Market data from 2009 show that the industry reached 100 MW of installed capacity, as well as more than $80 million in sales, and more than $250 million in private equity investment.


An integrated energy system, based on 15 kWe mini-CHP unit, is providing heating and hot water for an award-winning social housing project in Scotland, UK. The SAV Systems system serves Link Group Housing Association’s West Bridge Mill facility – a former rope mill in Kirkcaldy converted in 16 flats for vulnerable young people.

The mill has large windows, vaulted ceilings and solid walls. On-site electricity, and hot water for domestic services and radiator central heating, is provided by an EC Power 15G mini-CHP machine, marketed in the UK by SAV Systems. The machine, based on a gas-fired engine, can provide 6-15 kW electricity and 17-30 kW of heating energy.

West Bridge Mill has a round-the-clock energy requirement, although demand falls at night. Electricity generation matches load over each 24-hour period with the modulating system ensuring electricity generated never exceeds demand. All energy generated is used.

Heat from the unit is fed through a heat exchanger and used to heat water, which is stored in a thermal store at around 80°C. Water from the store can be drawn off to provide heating and domestic hot water services as required.


UK Energy and Climate Change Minister Greg Barker has made a commitment to ‘smash the glass ceiling’ for the growth of decentralized energy in Britain.

‘We want to see decentralized energy competing alongside other sources, as a significant part of the energy mix,’ he said at the Conservative Party Conference in Birmingham in October.

‘We have to smash the glass ceiling for decentralized energy that was put in place by the previous government.’

The pledge was welcomed by the UK CHP Association (CHPA). Barker continued by highlighting the importance of the government’s forthcoming programme of electricity market reform as a catalyst for change, and specifically as a key driver in the foundation of a substantial and competitive energy services market.

Graham Meeks, director of the CHPA, welcomed the pledge.

‘This is a clear and important indication of the government’s direction of travel. It offers encouragement to the growing number of businesses entering the energy services market, and to those supplying CHP equipment, renewable generation and energy efficiency products into it.’


Metso is to supply a new biomass-fired power boiler, utilizing bubbling fluidized bed technology, and a flue-gas cleaning and condensation system to Bomhus Energi AB.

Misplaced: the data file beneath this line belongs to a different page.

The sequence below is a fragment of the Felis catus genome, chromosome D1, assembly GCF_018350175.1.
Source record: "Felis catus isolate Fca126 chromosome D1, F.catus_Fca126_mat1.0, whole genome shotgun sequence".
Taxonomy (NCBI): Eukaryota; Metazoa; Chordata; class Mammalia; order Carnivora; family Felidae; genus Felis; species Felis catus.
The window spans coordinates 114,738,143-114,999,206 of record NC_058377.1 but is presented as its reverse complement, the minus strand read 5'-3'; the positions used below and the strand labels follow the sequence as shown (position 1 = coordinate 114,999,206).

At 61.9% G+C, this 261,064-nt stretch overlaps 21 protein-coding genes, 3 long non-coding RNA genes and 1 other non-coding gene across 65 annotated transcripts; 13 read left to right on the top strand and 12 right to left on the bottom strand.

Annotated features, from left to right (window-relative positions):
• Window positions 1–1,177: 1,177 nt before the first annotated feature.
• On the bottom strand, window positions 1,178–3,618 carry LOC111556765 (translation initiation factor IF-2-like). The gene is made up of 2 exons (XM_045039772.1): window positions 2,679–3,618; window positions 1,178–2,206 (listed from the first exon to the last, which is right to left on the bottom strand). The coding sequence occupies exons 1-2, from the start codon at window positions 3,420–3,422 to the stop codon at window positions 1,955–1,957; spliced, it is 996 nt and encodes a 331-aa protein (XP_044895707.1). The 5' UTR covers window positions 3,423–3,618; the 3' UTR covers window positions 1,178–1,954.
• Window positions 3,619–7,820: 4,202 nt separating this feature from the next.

The plant will start up in early 2013 and the order is worth more than €50 million ($68 million).

Korsnäs AB has supplied district heating water to Gävle Energi AB for 30 years. The two firms have, through the jointly owned company Bomhus Energi, decided to extend their co-operation and chose Metso technology to secure the delivery of district heating to the town of Gävle, and to produce steam and electricity from a new turbine for Korsnäs.

The planned plant will be inside the present premises of Korsnäs pulp mill.


American DG Energy has reached an agreement to supply clean energy to the Doubletree Guest Suites Boston, a premier, all-suite hotel situated adjacent to Harvard University in Boston, Massachusetts, in the United States.

Under the terms of the agreement, the Doubletree will receive a significant portion of its energy from a 75 kW CHP system, which will be owned and operated by American DG.

The hotel will receive a discount on the energy produced by the CHP system and reduce its carbon emissions by an estimated 320 tonnes of carbon dioxide annually. The value of the 15-year agreement to the company is $1.3 million.

Under its ‘on-site utility’ model, American DG Energy will produce clean energy and sell it to the hotel at a price lower than that charged by the local energy utility.

Doubletree, which belongs to a brand under the Hilton hotel chain, will pay only for the energy used and will not have to assume any capital, installation or operating costs.

The small-scale CHP equipment will remain owned and operated by American DG. The company has also undertaken to handle all service, maintenance and repair.


Finland’s Metso Corporation has been awarded a contract valued at more than €15 million ($21 million) to convert a pulverized coal boiler into a biomass-fired boiler for Dalkia Lodz SA in Lodz, Poland.